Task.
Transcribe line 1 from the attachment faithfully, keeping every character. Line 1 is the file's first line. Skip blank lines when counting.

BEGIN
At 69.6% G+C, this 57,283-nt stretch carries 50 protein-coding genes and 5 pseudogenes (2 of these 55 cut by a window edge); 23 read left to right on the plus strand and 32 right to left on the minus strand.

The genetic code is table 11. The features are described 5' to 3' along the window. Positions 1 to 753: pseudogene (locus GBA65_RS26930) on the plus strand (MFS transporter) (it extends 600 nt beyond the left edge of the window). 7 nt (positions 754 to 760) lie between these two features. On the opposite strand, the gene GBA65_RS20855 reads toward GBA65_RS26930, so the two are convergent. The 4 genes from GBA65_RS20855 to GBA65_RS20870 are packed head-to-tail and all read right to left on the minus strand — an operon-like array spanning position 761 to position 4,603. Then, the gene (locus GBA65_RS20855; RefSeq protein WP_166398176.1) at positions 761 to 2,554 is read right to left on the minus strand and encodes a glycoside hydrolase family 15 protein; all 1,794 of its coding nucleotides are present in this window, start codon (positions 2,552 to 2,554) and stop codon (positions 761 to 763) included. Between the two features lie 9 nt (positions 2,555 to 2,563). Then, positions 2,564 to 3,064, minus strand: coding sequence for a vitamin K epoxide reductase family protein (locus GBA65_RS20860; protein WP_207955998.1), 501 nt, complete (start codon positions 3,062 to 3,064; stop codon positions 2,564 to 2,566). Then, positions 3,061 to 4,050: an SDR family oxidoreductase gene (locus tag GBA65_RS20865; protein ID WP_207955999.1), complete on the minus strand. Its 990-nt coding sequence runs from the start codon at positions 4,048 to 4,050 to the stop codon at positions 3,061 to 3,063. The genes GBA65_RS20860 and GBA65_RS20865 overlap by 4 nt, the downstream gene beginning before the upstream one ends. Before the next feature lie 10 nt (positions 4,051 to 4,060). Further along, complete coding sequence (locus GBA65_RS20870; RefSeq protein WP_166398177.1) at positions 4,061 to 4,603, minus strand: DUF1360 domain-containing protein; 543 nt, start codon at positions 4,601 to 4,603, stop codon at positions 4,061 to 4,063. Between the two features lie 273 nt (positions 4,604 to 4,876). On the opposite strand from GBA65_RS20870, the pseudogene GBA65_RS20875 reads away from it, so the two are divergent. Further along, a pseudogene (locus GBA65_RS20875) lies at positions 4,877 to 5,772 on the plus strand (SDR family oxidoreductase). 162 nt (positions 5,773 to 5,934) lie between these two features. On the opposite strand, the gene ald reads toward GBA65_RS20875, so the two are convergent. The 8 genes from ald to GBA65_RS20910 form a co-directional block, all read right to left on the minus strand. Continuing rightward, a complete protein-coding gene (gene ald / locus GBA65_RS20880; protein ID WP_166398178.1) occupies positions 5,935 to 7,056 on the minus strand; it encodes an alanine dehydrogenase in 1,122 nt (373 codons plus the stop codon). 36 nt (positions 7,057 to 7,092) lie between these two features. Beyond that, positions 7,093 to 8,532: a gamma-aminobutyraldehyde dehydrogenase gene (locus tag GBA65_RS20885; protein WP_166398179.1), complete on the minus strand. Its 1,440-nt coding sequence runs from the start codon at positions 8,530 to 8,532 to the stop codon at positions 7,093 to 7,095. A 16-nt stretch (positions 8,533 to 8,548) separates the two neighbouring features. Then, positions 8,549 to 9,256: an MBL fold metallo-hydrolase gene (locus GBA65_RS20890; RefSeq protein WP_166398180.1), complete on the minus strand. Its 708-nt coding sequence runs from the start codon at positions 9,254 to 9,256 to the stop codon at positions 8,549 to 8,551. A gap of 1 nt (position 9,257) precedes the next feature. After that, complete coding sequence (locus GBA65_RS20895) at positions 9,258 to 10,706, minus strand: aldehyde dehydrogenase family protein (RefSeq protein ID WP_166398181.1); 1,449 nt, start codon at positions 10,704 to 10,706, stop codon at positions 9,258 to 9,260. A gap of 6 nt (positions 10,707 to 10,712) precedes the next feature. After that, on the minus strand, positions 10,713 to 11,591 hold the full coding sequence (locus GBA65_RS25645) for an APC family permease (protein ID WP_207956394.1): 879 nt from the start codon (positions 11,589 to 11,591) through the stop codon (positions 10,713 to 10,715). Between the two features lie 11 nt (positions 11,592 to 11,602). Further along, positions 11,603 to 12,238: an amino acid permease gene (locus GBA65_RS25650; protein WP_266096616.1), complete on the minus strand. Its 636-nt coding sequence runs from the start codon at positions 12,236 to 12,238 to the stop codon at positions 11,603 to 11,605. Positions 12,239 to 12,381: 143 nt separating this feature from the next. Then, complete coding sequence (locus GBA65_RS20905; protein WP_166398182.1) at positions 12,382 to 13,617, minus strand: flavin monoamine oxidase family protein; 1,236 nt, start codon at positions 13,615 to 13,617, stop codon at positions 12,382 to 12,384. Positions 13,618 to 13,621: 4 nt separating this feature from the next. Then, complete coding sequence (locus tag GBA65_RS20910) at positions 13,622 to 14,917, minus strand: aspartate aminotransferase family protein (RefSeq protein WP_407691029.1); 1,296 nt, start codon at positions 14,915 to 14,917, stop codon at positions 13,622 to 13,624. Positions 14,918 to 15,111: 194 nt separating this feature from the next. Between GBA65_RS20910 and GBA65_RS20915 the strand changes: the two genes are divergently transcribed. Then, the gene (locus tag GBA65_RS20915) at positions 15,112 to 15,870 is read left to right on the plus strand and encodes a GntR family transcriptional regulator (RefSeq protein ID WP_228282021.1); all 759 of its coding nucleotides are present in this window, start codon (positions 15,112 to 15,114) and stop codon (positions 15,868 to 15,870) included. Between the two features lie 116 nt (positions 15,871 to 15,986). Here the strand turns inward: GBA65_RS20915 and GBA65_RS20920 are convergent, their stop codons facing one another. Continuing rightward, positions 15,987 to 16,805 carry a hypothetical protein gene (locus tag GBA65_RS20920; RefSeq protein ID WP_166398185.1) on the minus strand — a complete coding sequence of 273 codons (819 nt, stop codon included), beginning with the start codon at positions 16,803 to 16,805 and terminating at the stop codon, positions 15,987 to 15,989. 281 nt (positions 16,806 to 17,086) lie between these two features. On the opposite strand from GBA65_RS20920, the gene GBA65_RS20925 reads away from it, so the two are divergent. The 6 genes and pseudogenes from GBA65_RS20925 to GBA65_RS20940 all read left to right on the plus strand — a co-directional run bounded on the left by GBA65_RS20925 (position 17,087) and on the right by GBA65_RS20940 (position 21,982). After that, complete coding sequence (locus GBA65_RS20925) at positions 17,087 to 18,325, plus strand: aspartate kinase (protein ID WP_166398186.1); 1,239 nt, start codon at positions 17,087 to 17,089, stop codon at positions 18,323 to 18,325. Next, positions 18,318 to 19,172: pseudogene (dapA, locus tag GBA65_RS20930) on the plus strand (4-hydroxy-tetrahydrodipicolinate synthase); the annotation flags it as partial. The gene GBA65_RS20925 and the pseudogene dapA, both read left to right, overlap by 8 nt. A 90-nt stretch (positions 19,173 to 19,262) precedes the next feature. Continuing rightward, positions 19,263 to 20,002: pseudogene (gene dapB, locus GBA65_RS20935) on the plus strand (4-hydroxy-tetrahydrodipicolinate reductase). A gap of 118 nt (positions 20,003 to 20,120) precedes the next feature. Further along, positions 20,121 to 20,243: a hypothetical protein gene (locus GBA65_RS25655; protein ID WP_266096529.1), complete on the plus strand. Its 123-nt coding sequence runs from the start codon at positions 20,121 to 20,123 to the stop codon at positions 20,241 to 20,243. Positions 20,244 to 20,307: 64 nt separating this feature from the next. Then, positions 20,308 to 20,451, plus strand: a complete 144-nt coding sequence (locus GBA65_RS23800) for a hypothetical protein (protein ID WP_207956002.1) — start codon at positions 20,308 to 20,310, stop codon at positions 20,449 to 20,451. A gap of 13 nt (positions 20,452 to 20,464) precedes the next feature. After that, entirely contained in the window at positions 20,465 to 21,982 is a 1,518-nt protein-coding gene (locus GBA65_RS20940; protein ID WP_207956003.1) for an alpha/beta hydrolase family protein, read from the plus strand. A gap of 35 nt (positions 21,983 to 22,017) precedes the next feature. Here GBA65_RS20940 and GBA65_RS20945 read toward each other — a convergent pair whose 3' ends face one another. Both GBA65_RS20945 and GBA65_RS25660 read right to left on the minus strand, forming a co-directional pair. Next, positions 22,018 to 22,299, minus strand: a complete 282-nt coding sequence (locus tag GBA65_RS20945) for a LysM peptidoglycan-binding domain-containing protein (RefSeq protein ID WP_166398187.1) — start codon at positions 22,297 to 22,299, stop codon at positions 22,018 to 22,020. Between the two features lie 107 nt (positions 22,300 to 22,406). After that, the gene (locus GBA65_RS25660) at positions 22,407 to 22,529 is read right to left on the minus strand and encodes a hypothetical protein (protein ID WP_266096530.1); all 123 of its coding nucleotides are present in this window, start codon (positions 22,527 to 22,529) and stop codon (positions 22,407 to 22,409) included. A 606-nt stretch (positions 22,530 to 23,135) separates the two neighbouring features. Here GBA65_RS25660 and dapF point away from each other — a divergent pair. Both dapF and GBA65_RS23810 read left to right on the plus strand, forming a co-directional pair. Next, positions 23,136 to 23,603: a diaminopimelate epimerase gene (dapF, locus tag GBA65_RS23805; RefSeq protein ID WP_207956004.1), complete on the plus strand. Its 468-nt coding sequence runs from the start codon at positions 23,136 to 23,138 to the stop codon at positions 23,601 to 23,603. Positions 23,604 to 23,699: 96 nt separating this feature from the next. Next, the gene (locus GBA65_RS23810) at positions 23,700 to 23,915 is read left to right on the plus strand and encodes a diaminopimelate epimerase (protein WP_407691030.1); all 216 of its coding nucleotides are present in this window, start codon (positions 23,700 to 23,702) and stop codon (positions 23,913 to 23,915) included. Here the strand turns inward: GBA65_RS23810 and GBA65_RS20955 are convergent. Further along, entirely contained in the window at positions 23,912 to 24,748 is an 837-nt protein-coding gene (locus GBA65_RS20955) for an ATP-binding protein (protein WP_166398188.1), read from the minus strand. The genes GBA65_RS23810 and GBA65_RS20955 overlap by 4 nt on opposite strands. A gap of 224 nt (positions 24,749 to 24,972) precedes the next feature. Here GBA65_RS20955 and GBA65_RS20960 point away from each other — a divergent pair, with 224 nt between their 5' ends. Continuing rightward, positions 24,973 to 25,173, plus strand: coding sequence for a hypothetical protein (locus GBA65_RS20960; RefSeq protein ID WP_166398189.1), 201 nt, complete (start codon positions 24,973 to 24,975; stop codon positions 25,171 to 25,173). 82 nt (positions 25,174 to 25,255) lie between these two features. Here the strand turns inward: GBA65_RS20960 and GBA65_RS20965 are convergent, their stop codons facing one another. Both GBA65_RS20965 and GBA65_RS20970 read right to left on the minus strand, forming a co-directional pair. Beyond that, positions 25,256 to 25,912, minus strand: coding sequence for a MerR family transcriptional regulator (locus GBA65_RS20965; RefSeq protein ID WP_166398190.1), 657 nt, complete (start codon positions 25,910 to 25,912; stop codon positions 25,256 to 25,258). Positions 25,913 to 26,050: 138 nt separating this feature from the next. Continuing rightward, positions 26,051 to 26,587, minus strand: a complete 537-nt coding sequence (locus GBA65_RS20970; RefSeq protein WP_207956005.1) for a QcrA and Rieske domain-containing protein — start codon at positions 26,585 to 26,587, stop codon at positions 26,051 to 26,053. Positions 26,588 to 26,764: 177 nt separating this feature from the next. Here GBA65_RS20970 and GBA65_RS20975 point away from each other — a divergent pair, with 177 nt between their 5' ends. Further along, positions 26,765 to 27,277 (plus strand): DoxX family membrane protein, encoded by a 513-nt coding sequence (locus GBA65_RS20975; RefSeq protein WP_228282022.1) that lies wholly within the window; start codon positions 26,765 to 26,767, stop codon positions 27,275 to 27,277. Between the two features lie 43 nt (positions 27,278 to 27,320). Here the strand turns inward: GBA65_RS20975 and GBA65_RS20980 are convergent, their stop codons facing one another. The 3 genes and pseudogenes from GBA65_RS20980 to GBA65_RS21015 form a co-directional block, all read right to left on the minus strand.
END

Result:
At 69.6% G+C, this 57,283-nt stretch carries 50 protein-coding genes and 5 pseudogenes (2 of these 55 cut by a window edge); 23 read left to right on the plus strand and 32 right to left on the minus strand.